Most often, the original languages simply help me know what a text can't mean (e.g., because the English was somewhat ambiguous), and sometimes they establish what a text must mean, but rarely do they give me some kind of "aha" that I would never have seen in the English.

If the original languages regularly gave you "aha"-level insights that you didn't see in the English, it might be time to consider a different English translation...

Dave Barnhart

T Howard's picture

M. Osborne wrote:

@JD: I have found that overexegeting the Greek language often strains the limits of just how much ordinary language can convey.

Most often, the original languages simply help me know what a text can't mean (e.g., because the English was somewhat ambiguous), and sometimes they establish what a text must mean, but rarely do they give me some kind of "aha" that I would never have seen in the English.

Exegetical maximalism can turn into a form of gnosticism or claim to secret knowledge. When pastors employ this kind of exegesis they are in essence telling their people that only the pastor (or someone with knowledge of the original languages) can determine what Mark was really trying to communicate. There's what Mark wrote, but then there's "the deeper things" that Mark really meant to communicate. That's why I said earlier it's as bad as committing exegetical fallacies.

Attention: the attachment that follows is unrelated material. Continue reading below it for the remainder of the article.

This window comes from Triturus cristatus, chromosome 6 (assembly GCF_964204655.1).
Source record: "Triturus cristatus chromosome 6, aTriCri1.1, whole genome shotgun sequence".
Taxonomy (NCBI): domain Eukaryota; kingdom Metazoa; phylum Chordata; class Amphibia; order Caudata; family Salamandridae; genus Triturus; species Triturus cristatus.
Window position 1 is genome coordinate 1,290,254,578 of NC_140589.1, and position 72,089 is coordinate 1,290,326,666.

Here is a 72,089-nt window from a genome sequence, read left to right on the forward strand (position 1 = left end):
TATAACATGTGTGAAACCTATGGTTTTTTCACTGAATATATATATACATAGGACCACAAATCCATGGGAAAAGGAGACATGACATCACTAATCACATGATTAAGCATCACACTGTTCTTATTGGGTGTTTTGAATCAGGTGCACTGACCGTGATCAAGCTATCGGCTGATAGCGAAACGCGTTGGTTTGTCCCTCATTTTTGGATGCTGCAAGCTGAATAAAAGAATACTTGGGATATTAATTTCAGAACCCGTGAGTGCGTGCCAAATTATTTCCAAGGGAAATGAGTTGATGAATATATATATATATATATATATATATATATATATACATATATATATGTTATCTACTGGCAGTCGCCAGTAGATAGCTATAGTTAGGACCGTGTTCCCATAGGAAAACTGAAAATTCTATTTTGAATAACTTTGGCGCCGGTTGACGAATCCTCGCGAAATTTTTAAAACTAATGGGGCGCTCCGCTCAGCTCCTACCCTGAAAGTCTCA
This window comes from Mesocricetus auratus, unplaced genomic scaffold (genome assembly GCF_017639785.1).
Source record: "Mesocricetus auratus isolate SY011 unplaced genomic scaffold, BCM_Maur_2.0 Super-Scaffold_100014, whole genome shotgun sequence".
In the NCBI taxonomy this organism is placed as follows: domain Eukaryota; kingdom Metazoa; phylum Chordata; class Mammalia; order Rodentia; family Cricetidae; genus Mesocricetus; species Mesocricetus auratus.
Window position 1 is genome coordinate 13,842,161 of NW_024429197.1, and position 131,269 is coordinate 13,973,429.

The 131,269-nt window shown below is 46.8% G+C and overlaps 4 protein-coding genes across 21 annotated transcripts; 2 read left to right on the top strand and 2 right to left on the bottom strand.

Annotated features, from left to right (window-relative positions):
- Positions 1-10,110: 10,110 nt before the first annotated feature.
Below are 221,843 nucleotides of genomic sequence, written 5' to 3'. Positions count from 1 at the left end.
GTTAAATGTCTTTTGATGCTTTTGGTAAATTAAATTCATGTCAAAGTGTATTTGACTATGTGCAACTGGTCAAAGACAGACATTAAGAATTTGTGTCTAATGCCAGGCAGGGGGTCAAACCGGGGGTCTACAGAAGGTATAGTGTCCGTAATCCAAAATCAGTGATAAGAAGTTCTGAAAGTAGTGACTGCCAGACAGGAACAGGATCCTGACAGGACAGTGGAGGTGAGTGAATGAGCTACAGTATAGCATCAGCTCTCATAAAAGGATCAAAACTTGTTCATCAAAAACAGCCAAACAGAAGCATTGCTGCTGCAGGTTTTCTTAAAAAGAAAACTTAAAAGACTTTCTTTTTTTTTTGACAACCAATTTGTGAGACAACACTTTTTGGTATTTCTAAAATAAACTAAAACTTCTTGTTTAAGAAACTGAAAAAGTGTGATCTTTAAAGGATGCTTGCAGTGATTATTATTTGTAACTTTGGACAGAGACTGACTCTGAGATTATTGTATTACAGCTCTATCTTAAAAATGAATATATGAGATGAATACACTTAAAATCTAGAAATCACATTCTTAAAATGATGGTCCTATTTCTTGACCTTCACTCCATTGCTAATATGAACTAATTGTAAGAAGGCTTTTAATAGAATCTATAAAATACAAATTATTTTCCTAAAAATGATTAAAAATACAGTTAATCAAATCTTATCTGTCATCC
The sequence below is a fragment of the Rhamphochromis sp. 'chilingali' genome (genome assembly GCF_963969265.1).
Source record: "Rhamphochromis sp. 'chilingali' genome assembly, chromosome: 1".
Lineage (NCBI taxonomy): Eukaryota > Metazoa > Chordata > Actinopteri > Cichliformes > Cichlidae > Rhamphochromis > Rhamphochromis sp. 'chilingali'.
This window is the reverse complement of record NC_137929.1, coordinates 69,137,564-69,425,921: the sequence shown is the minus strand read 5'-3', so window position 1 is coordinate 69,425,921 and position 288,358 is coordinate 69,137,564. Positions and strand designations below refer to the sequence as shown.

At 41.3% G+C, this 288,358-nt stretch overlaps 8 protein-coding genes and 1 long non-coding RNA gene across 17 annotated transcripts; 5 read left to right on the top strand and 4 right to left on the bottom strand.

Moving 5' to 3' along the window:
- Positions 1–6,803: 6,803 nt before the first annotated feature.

Do biblical authors use different literary techniques in their writings? Absolutely. Do they do so in such a subtle way that one has to decipher the "hidden meaning" behind the text to fully understand what they meant to communicate? Highly doubtful.

JSwaim's picture

THoward said

...saying that he was doing so to link the woman and Jesus is just exegetical speculation and nonsense.

 OK, I understand your previous comment more clearly now.  Thanks for your replies.  To you, it seems, over-exegesis IS exegetical fallacy.  Fair enough!

However, when it comes to exegesis, what we have is "words".  There are many elements that go into understanding a writers words.  A part of that evaluation is the frequency of their use.  If a word is used frequently, that stresses the importance of the word.  Sparing use of a word may also signify stress upon it.  Just as in speech a person can stress his words by yelling some of them, he can also stress then by whispering them.  Either way, the speaker is stressing his words.  One of the practices that Kuruvilla employs in his interpretive work is doing word counts in a program like BibleWorks to see what words/root words a writer uses frequently and sparingly, because these factors clue the exegete as to what the writer is stressing.  It's a valid practice and adds understanding to a writer's meaning.